IBM, CSC Snag British Biometric Passport Contracts
The British Identity and Passport Service has selected Computer Sciences
Corp. and IBM to build and run core elements
of the country's National Identity Service that aims to ramp up a large-scale
deployment of U.K. passports and biometric ID cards.
CSC won the lion's share of the 10-year, $971 million IT services deal with a $570 million contract to upgrade the IPS application and enrollment system. IBM was awarded a $390 million contract to deliver a facial and fingerprint biometrics database through the U.K.'s National Biometric Identity Service.
IPS is replacing and upgrading its contracts for processing passport applications, which are due to expire in 2009 and 2010. Through the new contracts, Britain plans a new secure database for storing the facial and fingerprint images.
"These contracts bring ID cards and more secure British passports a step closer, taking advantage of the best technology available to bring real benefits," Home Secretary Jacqui Smith said in a statement. "ID cards and passports with fingerprint and facial biometrics will provide a safe and secure way of protecting personal details and proving identity. These improvements will further help protect our borders."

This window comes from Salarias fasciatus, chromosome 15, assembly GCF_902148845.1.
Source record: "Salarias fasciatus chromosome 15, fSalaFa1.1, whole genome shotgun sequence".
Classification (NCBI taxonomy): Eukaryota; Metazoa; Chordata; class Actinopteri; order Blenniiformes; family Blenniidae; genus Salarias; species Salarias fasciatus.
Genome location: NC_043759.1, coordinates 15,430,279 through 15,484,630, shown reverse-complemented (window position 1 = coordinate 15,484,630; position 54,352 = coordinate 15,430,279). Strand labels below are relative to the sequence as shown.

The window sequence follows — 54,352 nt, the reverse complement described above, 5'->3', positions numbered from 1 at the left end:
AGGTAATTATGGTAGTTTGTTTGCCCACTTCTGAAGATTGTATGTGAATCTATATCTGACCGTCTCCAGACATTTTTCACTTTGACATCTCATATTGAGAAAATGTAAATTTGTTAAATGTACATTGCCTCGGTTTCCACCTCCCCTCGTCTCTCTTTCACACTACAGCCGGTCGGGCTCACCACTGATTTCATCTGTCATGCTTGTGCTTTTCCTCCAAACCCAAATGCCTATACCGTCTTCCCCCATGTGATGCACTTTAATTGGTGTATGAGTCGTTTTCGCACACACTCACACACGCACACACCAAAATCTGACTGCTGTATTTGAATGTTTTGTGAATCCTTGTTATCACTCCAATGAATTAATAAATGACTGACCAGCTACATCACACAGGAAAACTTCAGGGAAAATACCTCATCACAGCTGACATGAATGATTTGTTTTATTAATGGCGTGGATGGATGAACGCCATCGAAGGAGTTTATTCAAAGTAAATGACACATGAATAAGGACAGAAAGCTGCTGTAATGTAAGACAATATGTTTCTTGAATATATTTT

Under the terms of the CSC contract, CSC will assume responsibility for several existing legacy IT service contracts supporting the IPS with new capabilities to process applications for passports and ID cards. The upgrades include allowing people to apply for passports and ID cards online. CSC will also provide customer support for updating personal data and provide IPS with new IT and telephony systems.
"The British passport is already one of the most secure in the world, and it is vital we maintain that strength by moving with the rest of the international community," James Hall, chief executive of IPS, said in a statement.
IBM's part of the deal is to build and run the database that will store the facial images and fingerprints that are needed to keep the passport in line with international standards, as well as to support the delivery of the ID card.
After an initial selection process in May 2008, five potential suppliers were selected to join the IPS framework agreement and bid for contracts. Over the last nine months, more than 250 face-to-face meetings with the suppliers allowed IPS to assess each supplier before awarding the contracts.
The next generation of passports contains chips with facial images and fingerprints. The U.K. plans to issue the new passports in 2011, when U.K. residents will also have the choice of applying for an ID card as well.
"IBM and CSC have shown they are superbly placed to deliver these large projects, and we are delighted they are working with us," Hall said.